Craig Storti is founder and co-director of Communicating Across Cultures, a Washington, D.C.-based intercultural communication training and consulting firm. With work appearing in the Washington Post, Los Angeles Times, and Chicago Tribune, he is the author of six books, including Speaking of India: Bridging the Communication Gap When Working with Indians and the bestselling Cross-Cultural Dialogues, The Art of Crossing Cultures, and The Art of Coming Home. After living nearly a quarter of his life abroad, he now lives in Maryland. For more information, please visit his website: craigstorti.com.
Americans At Work: A Guide to the Can-Do Peopleby Craig Storti
Americans at Work reveals the subtle aspects of American culture in the workplace. Storti explores the American attitude on straight talk, power, feedback, email and nonverbal communication, taboo topics, and more in this extensive guide to succeeding in the American work environment. Learn how to work more effectively with your colleagues from Storti’s practical advice.
- Publication date:
- Sold by:
- Hachette Digital, Inc.
- NOOK Book
- File size:
- 2 MB
Meet the Author
and post it to your social network
Most Helpful Customer Reviews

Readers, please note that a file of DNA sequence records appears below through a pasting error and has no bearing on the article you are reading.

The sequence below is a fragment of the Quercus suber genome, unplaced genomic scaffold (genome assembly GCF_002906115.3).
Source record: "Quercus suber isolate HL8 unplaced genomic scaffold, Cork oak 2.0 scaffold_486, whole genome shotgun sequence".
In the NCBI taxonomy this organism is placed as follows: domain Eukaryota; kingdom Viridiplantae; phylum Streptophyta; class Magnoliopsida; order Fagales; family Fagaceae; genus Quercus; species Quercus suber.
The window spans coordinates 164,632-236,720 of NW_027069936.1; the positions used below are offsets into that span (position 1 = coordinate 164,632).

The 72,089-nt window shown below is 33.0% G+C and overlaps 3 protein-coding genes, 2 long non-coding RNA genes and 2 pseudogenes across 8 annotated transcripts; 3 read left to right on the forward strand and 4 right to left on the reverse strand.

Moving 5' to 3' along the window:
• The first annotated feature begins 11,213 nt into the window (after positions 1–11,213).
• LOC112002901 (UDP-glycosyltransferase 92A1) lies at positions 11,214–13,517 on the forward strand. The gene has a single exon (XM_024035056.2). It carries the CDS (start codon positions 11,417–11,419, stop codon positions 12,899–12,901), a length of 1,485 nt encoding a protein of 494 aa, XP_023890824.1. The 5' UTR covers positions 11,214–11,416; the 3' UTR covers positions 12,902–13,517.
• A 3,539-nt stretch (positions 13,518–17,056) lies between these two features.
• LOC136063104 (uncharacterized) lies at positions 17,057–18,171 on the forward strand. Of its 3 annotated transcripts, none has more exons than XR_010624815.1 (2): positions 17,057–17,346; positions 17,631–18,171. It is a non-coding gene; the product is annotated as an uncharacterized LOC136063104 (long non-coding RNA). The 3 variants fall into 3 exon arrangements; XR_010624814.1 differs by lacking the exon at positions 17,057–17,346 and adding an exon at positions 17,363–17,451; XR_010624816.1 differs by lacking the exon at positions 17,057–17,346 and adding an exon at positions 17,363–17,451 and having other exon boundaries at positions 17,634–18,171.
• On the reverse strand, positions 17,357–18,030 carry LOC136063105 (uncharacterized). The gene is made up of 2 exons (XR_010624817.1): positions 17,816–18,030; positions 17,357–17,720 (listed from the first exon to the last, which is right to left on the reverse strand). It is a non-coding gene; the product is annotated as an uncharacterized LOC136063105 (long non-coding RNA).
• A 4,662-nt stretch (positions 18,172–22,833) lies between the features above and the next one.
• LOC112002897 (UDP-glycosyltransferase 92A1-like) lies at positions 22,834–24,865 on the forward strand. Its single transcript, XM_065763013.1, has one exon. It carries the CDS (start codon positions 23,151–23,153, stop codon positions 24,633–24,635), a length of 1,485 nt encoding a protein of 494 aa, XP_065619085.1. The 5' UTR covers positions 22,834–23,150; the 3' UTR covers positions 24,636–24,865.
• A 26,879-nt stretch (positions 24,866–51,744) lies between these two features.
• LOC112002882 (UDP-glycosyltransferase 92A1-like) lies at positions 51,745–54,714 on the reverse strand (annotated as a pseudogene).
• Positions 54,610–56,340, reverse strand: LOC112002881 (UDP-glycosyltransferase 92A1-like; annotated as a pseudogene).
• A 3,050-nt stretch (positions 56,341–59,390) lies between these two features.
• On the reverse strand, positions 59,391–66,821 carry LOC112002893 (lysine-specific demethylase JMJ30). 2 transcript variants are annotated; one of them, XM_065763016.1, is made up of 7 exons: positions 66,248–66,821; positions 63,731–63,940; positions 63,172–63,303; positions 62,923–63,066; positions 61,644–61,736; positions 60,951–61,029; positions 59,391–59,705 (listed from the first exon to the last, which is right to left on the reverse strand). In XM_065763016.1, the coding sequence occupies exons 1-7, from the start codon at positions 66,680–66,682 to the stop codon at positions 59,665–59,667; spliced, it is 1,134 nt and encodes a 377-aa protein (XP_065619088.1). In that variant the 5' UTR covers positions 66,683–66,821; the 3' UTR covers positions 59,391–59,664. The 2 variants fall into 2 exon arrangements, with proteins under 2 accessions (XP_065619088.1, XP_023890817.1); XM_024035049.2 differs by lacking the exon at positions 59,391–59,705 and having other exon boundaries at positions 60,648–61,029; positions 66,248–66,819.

See all customer reviews >
In a global economy, you inevitably will work with people from other cultures. But since culture determines behavior, how can people from outside the United States best adapt to working in the American workplace? And, how do they perceive American workplace behavior? Author Craig Storti examines American culture and extracts six key themes that drive the U.S. workplace. In the process, he teaches his fellow Americans about their unexamined workplace behavior. That's refreshing. Looking at yourself from the outside helps you re-examine how you work with others. The process opens doors to a whole new evaluation process that could revitalize many businesses. Unfortunately, while Storti makes interesting cultural points, his book is repetitive and belabors obvious ideas. His practical advice on such topics as table manners, fashion, gift giving, eye contact, touching and even sending e-mail is valuable, but could have been presented better in succinct bullet point summaries. However, we appreciate his introduction to behavior, manners and morés in the cross-cultural workplace.